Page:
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Risk

9/9/2008
03:44 PM
Keith Ferrell
Keith Ferrell
Commentary
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Top Tips For Preventing Identity Theft

Your customers' and clients' private information should be as important to you as their business -- and should be protected just as carefully, according to a new book on identity theft prevention techniques. Take a look at the top tips below.

Your customers' and clients' private information should be as important to you as their business -- and should be protected just as carefully, according to a new book on identity theft prevention techniques. Take a look at the top tips below.Jim Stickley's The Truth About Identity Theft, out in paperback the first of September, includes nugget after nugget of good information about how to make sure your customers' data remains their and, just as important, if it does get lost it wasn't you or any of your employees who lost it.

Among the top tips:

Only ask for the customer information you need; extra information creates extra risk and in the case of some date such as Social Security numbers, the request may actually be illegal.

Encrypt all data on your computers and, crucially, encrypt all archival backups.

If you backup your own data, store the backup tape or disc in a secure place: a bank safety deposit box, for instance.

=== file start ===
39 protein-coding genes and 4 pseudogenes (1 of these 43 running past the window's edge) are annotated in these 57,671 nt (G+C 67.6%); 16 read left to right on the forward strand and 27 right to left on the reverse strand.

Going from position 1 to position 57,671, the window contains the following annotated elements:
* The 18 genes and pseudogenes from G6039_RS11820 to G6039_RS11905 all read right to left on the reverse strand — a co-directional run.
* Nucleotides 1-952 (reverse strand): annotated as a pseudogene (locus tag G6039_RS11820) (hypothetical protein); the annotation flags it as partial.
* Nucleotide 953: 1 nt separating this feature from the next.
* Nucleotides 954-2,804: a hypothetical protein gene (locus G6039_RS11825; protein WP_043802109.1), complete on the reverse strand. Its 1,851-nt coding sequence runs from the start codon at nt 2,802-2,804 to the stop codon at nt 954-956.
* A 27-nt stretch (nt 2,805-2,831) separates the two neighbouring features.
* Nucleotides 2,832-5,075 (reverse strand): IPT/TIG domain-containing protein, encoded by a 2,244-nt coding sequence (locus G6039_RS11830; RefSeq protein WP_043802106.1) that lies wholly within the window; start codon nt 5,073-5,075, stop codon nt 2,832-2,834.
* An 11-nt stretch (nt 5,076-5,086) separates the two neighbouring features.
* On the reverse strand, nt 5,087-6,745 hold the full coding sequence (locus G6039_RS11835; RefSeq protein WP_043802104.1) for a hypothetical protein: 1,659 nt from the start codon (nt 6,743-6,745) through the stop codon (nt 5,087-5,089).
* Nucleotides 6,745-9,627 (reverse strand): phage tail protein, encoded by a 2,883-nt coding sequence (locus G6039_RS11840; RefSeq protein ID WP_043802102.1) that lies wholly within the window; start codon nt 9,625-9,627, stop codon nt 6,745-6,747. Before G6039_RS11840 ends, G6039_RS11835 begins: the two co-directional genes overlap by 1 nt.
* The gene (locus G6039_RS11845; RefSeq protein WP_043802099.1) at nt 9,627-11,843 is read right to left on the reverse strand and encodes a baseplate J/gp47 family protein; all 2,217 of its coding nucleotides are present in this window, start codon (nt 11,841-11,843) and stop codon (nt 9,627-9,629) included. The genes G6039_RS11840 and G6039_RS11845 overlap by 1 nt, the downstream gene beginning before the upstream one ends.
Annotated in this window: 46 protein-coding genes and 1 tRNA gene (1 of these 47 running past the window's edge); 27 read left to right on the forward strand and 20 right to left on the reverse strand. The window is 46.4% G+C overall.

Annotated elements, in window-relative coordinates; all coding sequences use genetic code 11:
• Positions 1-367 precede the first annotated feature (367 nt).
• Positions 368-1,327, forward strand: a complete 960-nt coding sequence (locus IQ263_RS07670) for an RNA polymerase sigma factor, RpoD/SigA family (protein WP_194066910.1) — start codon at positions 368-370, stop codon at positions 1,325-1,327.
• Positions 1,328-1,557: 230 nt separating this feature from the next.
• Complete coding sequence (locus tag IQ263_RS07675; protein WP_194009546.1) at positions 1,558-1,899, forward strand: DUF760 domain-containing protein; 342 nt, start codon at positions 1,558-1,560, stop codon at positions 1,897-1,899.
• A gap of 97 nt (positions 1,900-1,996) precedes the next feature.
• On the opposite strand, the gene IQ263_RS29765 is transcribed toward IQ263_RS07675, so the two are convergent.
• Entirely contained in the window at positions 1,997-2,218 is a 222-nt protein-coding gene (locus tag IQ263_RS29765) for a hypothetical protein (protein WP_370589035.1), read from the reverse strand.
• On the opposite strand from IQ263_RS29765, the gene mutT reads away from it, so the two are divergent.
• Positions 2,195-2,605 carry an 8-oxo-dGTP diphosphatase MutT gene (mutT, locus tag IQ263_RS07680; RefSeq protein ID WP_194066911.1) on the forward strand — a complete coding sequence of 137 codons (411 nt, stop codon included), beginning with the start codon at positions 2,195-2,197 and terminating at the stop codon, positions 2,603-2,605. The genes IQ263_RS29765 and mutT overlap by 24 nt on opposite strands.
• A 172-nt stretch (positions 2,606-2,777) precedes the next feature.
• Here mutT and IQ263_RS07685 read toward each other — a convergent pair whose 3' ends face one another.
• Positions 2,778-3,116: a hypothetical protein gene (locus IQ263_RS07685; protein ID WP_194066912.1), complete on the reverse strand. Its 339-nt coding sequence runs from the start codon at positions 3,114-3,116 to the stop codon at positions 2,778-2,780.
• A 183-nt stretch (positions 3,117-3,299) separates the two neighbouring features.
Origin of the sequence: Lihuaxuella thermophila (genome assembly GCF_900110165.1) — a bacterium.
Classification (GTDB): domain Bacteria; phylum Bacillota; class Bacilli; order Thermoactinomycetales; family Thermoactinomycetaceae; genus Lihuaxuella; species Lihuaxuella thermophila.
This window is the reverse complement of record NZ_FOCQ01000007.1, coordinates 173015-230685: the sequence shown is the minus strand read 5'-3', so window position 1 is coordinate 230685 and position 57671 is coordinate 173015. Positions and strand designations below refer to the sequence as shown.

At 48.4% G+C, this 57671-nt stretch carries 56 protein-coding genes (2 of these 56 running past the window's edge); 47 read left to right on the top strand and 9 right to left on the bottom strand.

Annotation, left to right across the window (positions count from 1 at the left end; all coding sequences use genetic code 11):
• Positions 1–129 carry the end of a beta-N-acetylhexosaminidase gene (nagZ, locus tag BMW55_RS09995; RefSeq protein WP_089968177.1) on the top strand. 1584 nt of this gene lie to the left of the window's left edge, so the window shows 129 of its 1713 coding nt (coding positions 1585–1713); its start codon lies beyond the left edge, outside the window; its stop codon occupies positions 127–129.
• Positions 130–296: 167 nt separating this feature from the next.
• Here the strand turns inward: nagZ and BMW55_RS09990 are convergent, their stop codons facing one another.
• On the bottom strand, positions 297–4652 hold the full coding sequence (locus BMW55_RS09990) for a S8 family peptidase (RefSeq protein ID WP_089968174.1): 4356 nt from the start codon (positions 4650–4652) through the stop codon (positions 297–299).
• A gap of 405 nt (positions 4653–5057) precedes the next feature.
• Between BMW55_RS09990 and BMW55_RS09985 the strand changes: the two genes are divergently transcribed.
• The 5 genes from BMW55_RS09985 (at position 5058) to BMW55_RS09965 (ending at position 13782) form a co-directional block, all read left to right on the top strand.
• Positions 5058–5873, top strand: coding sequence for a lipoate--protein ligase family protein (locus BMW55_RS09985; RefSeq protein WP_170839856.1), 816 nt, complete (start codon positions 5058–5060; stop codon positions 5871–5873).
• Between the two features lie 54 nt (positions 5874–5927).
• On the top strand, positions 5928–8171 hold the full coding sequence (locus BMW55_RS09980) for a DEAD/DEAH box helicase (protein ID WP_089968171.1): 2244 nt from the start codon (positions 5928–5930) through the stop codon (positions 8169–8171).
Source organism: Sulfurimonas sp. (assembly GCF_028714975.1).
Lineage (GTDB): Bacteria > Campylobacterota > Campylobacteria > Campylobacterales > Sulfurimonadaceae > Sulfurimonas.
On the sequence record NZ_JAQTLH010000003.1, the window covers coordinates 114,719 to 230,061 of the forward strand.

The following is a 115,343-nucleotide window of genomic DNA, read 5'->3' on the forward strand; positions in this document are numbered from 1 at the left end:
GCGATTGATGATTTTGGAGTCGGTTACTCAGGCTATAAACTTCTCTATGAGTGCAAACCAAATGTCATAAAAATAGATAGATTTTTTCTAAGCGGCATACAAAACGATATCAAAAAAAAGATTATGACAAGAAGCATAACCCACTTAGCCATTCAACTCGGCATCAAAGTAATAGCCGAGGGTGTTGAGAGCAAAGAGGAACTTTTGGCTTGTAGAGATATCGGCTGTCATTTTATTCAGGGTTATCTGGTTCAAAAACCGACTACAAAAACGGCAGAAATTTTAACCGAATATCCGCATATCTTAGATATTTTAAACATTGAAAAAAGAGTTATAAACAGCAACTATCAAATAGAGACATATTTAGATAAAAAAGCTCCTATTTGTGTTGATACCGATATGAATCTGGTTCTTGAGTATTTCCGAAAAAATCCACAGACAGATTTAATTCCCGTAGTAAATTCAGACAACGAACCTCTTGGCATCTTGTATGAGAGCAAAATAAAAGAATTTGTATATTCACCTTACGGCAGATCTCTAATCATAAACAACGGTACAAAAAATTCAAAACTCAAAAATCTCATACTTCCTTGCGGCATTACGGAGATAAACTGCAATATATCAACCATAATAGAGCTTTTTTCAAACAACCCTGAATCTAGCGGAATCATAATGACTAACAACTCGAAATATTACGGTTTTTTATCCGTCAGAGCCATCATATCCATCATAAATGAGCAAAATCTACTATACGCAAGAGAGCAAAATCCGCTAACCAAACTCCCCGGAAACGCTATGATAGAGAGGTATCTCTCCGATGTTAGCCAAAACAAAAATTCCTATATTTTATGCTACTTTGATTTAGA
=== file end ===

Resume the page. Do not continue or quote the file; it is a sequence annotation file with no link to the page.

Enable firewall protection on your computers.

Patch all systems as soon as patches become available: delay equals increased risk.

Insist that all passwords be at least 10 characters, mixing numbers and letters in random fashion (don't use recognizable words, however obscure) and include at least one random symbol (the @ # $ % % & and so on above the numeral keys.)

Test the strength of your passwords at qqq.microsoft.com/protect/yourself/password/checker.mspx

If you do have a data breach inform your customers at the same time you inform all other parties (financial institutions, law enforcement agencies.) Don't make things worse by waiting.

Plenty more in the book, all of it good advice from a recognized breach expert.

Might add another tip: have your employees read Jim Stickley's book.

Some audio samples are available here.

 

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